Tuesday, March 16, 2010

"The brain we house was not designed to sit in a classroom but wander the plains hunting and gathering. Neither was it designed to read, he said: Homo sapiens has been around more than four thousand years, but has been reading and writing for only a thousand years or so. So it’s not surprising that educators have found success exploiting the natural features of the brain itself, such as the importance of repetition, focused attention and linking what is learned to actions."

Just found that among the many ways of learning, there are two: experience-expectant and experience-dependent. The expectant kind takes place when the brain encounters a relevant experience, ideally at an optimal stage called a “sensitive period”. This is a period at which a particular biological event is likely to occur. Vision, speech and sounds are often thought to have sensitive periods; so is language exposure. In fact, infants can spell about 600 sounds; but as they get to learn their mother tongue, most sounds die due to non-usage. This is why some neuroscientists have suggested that first and second language should be taught at the same time, early; so Telugu and English should begin when kids are 4-5 years old.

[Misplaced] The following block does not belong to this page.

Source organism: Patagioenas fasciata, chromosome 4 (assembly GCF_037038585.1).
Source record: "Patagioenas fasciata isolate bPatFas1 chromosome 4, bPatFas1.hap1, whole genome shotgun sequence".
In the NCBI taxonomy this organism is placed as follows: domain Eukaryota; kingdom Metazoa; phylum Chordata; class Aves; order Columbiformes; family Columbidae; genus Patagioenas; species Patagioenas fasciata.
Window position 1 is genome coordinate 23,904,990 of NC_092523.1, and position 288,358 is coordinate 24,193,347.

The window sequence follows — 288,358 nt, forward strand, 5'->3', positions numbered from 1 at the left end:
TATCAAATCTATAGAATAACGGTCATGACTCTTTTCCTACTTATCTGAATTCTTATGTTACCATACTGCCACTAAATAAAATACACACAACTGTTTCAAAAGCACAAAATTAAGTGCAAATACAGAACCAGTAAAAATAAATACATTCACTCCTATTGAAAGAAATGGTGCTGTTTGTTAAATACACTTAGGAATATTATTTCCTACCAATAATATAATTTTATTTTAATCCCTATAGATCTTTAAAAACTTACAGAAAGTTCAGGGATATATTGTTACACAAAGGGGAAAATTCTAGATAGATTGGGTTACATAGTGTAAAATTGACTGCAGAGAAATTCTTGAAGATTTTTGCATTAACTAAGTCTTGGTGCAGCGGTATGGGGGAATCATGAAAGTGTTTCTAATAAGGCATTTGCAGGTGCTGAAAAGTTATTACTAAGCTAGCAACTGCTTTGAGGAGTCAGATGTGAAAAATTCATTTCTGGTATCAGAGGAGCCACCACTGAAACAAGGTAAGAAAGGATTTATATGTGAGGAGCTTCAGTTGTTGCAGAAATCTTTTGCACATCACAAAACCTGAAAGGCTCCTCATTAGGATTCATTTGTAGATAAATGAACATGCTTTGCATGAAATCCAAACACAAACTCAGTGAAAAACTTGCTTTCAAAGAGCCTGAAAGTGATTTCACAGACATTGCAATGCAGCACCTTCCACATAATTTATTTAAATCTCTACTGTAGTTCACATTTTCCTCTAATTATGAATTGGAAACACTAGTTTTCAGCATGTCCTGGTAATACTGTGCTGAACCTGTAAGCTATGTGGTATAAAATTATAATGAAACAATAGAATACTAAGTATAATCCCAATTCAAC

Experience-dependant learning, in contrast, do not happen during tight sensitive periods; examples are vocabulary acquisition and ability to see color. The wonderful thing is that this kind of learning is lifelong, over the lifespan of the brain.

Neuroscience may not provide solutions to many education challenges, but its findings can help give into learning.

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